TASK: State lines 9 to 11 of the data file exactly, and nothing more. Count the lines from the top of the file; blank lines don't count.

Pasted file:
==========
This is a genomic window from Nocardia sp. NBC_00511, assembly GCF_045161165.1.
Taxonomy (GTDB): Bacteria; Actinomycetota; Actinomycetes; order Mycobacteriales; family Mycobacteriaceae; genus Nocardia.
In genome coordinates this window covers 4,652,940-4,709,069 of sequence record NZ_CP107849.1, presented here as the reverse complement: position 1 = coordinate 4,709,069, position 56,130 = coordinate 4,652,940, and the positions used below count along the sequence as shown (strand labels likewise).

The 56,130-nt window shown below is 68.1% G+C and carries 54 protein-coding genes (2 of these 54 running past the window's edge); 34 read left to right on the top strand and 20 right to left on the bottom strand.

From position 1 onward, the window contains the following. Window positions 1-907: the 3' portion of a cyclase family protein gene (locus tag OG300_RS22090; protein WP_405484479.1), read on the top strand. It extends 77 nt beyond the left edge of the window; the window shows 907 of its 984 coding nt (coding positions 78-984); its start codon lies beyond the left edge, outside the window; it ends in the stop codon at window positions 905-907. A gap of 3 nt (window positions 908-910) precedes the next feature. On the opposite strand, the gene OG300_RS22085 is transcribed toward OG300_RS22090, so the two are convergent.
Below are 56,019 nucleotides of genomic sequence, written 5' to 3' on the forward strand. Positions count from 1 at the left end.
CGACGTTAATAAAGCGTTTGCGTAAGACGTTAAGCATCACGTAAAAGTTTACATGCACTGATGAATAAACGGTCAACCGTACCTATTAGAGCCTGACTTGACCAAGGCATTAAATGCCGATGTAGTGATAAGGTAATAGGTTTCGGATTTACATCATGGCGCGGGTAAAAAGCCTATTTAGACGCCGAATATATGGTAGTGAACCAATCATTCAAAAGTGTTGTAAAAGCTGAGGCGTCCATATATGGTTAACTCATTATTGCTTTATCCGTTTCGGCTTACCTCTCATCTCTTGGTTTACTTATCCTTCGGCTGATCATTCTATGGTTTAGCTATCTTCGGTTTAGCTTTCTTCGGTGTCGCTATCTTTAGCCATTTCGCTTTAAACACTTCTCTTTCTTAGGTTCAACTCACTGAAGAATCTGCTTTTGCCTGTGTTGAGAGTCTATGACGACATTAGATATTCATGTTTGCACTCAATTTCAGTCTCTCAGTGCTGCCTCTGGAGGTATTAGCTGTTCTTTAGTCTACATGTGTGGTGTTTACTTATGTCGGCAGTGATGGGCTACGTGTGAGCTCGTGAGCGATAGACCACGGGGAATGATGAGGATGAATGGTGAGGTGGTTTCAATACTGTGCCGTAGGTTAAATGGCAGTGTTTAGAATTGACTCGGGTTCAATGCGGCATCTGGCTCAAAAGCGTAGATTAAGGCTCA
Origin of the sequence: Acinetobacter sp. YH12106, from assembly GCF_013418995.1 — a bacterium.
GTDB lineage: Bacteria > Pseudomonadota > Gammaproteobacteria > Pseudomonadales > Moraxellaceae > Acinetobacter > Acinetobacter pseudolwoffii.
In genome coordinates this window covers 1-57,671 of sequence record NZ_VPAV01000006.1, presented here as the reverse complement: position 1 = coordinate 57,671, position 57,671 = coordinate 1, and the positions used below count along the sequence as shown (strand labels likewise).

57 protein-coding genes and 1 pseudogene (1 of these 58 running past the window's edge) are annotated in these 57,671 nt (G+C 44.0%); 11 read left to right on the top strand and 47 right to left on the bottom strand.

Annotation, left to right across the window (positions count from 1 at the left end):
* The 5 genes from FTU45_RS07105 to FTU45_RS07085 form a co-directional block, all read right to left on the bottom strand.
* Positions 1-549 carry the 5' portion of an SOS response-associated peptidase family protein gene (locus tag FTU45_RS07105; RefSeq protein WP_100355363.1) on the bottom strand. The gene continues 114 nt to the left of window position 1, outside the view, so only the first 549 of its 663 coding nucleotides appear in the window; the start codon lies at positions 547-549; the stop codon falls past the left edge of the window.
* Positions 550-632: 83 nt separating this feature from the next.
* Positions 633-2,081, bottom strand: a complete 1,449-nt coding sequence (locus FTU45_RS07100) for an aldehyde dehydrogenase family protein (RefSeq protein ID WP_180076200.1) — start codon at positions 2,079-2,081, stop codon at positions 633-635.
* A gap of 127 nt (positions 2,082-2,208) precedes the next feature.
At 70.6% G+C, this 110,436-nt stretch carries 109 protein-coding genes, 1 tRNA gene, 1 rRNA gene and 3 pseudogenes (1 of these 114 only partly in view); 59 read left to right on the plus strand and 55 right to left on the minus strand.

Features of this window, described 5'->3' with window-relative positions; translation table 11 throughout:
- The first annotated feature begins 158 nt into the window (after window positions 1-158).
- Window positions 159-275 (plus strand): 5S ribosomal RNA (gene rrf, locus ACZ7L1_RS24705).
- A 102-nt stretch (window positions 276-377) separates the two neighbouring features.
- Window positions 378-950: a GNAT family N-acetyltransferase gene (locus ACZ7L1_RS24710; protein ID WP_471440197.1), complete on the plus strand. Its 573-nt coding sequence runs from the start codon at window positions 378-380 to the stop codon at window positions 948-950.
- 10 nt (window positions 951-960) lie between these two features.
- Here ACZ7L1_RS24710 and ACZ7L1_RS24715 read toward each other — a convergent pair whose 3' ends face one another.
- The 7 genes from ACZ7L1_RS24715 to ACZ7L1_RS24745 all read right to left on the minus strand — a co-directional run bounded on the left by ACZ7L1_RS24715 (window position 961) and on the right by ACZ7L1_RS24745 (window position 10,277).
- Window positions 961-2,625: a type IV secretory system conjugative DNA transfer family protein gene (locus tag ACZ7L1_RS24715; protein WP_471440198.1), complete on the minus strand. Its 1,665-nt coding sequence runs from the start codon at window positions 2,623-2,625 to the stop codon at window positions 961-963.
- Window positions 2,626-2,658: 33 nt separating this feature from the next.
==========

GTDB lineage: Bacteria > Pseudomonadota > Gammaproteobacteria > Pseudomonadales > Moraxellaceae > Acinetobacter > Acinetobacter pseudolwoffii.
In genome coordinates this window covers 1-57,671 of sequence record NZ_VPAV01000006.1, presented here as the reverse complement: position 1 = coordinate 57,671, position 57,671 = coordinate 1, and the positions used below count along the sequence as shown (strand labels likewise).

57 protein-coding genes and 1 pseudogene (1 of these 58 running past the window's edge) are annotated in these 57,671 nt (G+C 44.0%); 11 read left to right on the top strand and 47 right to left on the bottom strand.